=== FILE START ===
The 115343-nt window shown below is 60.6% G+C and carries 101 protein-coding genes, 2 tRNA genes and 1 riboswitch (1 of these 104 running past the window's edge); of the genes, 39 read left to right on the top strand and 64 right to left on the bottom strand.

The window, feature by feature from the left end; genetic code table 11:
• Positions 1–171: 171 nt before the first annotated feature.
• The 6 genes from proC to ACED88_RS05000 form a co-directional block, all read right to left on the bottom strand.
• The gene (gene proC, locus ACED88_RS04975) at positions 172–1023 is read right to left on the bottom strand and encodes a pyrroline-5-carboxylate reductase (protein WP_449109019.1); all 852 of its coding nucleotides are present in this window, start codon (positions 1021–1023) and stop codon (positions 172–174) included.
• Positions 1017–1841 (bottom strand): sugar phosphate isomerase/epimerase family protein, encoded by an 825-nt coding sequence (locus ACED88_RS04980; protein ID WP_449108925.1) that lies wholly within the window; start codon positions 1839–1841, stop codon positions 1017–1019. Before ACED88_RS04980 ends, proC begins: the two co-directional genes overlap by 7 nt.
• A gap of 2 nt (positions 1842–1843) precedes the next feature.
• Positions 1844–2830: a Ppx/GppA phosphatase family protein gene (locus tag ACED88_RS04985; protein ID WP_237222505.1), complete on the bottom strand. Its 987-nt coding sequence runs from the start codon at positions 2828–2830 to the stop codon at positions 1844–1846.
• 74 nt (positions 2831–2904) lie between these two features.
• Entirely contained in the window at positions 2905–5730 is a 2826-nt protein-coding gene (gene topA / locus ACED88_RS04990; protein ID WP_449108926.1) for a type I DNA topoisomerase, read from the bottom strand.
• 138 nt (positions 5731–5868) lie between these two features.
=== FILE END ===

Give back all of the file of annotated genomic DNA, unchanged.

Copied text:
The 115343-nt window shown below is 60.6% G+C and carries 101 protein-coding genes, 2 tRNA genes and 1 riboswitch (1 of these 104 running past the window's edge); of the genes, 39 read left to right on the top strand and 64 right to left on the bottom strand.

The window, feature by feature from the left end; genetic code table 11:
• Positions 1–171: 171 nt before the first annotated feature.
• The 6 genes from proC to ACED88_RS05000 form a co-directional block, all read right to left on the bottom strand.
• The gene (gene proC, locus ACED88_RS04975) at positions 172–1023 is read right to left on the bottom strand and encodes a pyrroline-5-carboxylate reductase (protein WP_449109019.1); all 852 of its coding nucleotides are present in this window, start codon (positions 1021–1023) and stop codon (positions 172–174) included.
• Positions 1017–1841 (bottom strand): sugar phosphate isomerase/epimerase family protein, encoded by an 825-nt coding sequence (locus ACED88_RS04980; protein ID WP_449108925.1) that lies wholly within the window; start codon positions 1839–1841, stop codon positions 1017–1019. Before ACED88_RS04980 ends, proC begins: the two co-directional genes overlap by 7 nt.
• A gap of 2 nt (positions 1842–1843) precedes the next feature.
• Positions 1844–2830: a Ppx/GppA phosphatase family protein gene (locus tag ACED88_RS04985; protein ID WP_237222505.1), complete on the bottom strand. Its 987-nt coding sequence runs from the start codon at positions 2828–2830 to the stop codon at positions 1844–1846.
• 74 nt (positions 2831–2904) lie between these two features.
• Entirely contained in the window at positions 2905–5730 is a 2826-nt protein-coding gene (gene topA / locus ACED88_RS04990; protein ID WP_449108926.1) for a type I DNA topoisomerase, read from the bottom strand.
• 138 nt (positions 5731–5868) lie between these two features.